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Table 3: The association between hypoplastic teeth and dental caries among three groups of children

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Frequency of sugar exposures more than three times/day was found to be the highest in Group-I children (100%) when compared to Group-II (96%) and Group-III (72%) children [Figure 1]. Intergroup comparison showed statistically significant differences among Group-I and Group-III (P < 0.006). When oral hygiene practices were evaluated, no significant differences were observed among the three groups in relation to frequency of tooth brushing, percentage using fluoridated toothpaste and its frequency/day.
Figure 1: Frequency of sugar exposure among three groups of children

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The acidogenic potential of saliva as evaluated by Snyder test showed statistically significant difference between Group-III and Group-II (P < 0.000) and Group-III and Group-I (P < 0.000) [Figure 2].
Figure 2: The acidogenic potential of saliva as evaluated by Snyder test among three groups of children

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The levels of mutans streptococci >10 6 CFU/mL (Score 3) were found in 60% of Group-II children and 21.7% of Group-I children and only in one child in caries free group (Group III). Mutans streptococci levels between 10 5 and 10 6 CFU/mL (Score 2) were found in 35% of children in Group-I, 28% in Group-II and only 12% (n = 3) in Group-III. None of the children in the high caries risk group had score of 0 (<10 4 CFU/mL) while 17% and 32% children in Group-I and Group-III respectively had these low levels. There was statistically significant difference between Group-I and Group-III children (P < 0.05) and between Group-I and Group-II children (P < 0.001) [Figure 3].
Figure 3: Streptococci mutans levels in saliva among three groups of children

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The lactobacilli levels in saliva of the children in the three study groups are described in [Table 4]. The lactobacilli levels were detected only in 24% of Group-II children, 22% of Group-I children and only 8% of Group-III children. The difference in lactobacilli levels between groups was however not statistically significant.
Table 4: The lactobacilli levels in saliva of children in the three study groups

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   Discussion Top


Caries experience in children with cleft lip and palate (Group-I) was comparable to those in high caries risk group (Group-II) in this study, labeling them (Group-I) as at high risk for dental caries. Similar to our observation many previous studies also reported high prevalence of dental caries in children with cleft lip and/or palate. [3],[5],[14] In the present study, the risk factors for dental caries were evaluated in detail in these children and compared with age-matched non-cleft high caries risk and non-cleft caries-free children. A high percentage of children with cleft lip and palate (65%) had developmental defects in maxillary anterior region. Amaratunga (1987) [15] and Dixon (1968) [16] have reported a prevalence of 37.2% and 35.7% respectively of these defects in children with cleft lip and/or palate, though the prevalence was less as compared to the present study. The defects in teeth in close proximity to the cleft region occur because of the factors involved in biological clefting process, which interfere with normal blood supply and hence cellular metabolism in the region. [15],[17] The teeth adjacent to cleft are also susceptible to trauma during the period of lip surgery, which is normally done at 3 months of age, [18] leading to defects in enamel of maxillary anteriors, which are in active stages of calcification between 3 and 12 months of life.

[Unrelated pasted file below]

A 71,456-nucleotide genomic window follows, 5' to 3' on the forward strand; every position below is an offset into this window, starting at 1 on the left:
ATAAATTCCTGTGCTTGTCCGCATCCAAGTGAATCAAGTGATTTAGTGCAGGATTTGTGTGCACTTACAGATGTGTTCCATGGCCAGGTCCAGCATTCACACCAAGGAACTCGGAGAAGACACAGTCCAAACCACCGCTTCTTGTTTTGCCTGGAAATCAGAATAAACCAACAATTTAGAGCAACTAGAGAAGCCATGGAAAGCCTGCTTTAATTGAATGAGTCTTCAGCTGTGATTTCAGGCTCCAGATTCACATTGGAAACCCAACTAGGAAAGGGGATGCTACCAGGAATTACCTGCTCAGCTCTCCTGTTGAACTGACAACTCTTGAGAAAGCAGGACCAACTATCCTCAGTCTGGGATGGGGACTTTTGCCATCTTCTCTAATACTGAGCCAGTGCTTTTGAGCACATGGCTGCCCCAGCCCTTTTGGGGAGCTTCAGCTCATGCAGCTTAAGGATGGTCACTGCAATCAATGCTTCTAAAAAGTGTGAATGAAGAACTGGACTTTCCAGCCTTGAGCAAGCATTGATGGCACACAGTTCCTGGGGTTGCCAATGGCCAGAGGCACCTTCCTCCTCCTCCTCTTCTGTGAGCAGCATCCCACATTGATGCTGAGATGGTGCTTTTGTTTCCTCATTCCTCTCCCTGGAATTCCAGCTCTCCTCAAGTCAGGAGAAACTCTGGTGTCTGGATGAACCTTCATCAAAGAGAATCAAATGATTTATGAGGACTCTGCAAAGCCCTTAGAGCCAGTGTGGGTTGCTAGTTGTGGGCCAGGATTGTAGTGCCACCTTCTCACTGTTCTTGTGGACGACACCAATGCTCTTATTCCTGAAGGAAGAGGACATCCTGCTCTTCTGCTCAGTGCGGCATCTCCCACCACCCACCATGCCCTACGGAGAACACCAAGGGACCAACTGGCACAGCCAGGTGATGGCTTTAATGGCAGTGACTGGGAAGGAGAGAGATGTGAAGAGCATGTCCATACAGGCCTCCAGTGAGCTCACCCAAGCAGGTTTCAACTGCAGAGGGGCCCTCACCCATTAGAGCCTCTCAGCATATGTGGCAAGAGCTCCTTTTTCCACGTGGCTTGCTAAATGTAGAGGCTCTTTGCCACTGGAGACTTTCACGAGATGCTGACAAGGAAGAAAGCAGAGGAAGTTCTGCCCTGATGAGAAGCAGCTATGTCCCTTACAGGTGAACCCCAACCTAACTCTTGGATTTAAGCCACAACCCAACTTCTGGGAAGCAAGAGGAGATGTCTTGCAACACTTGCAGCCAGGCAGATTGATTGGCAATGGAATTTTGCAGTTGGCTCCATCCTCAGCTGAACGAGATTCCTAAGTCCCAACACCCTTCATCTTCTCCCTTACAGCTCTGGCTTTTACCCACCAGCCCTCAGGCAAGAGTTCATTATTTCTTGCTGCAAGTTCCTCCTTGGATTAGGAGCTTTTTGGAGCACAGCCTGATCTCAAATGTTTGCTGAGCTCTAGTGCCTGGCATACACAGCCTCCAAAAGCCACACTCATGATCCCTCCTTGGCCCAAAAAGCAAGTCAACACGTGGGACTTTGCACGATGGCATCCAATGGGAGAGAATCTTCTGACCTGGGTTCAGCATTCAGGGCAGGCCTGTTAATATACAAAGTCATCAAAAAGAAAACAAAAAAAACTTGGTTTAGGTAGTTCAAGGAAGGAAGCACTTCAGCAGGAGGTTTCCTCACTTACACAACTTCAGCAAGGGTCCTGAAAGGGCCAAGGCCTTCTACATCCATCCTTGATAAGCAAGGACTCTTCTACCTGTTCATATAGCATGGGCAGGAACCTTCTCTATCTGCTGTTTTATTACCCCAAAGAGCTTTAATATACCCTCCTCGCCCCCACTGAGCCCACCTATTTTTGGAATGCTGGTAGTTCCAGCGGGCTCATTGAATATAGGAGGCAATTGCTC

The acidogenic potential of saliva was evaluated using Snyder test that directly measures the rapidity of acid formation in the oral cavity and indirectly the quantitative assessment of acidogenic and aciduric bacteria. In Group-I, 39% of children showed high caries activity and 8.7% moderate caries cavity. These children with cleft lip and palate (CLP) deformities can thus be labeled as children at high caries risk, who need to be diagnosed and managed similar to high caries risk children. Ali et al., (1998), [19] in a comparative study on caries free children, those with average caries and rampant caries, showed that caries free individuals had low mutans streptococci count and their diet was mildly or moderately conducive to dental caries compared to average caries individuals who had medium levels of mutans streptococci counts and their diet was conducive to a moderately high degree of dental caries, the rampant caries or high caries risk individuals had high colony-forming units (CFU) of mutans streptococci and their diet was also highly conducive. The time and extent of color change of Snyder medium determines the conduciveness of the diet. Hence in the present study, approximately 50% of the children with cleft lip and palate, who showed high or moderate caries activity, are at high risk of dental caries.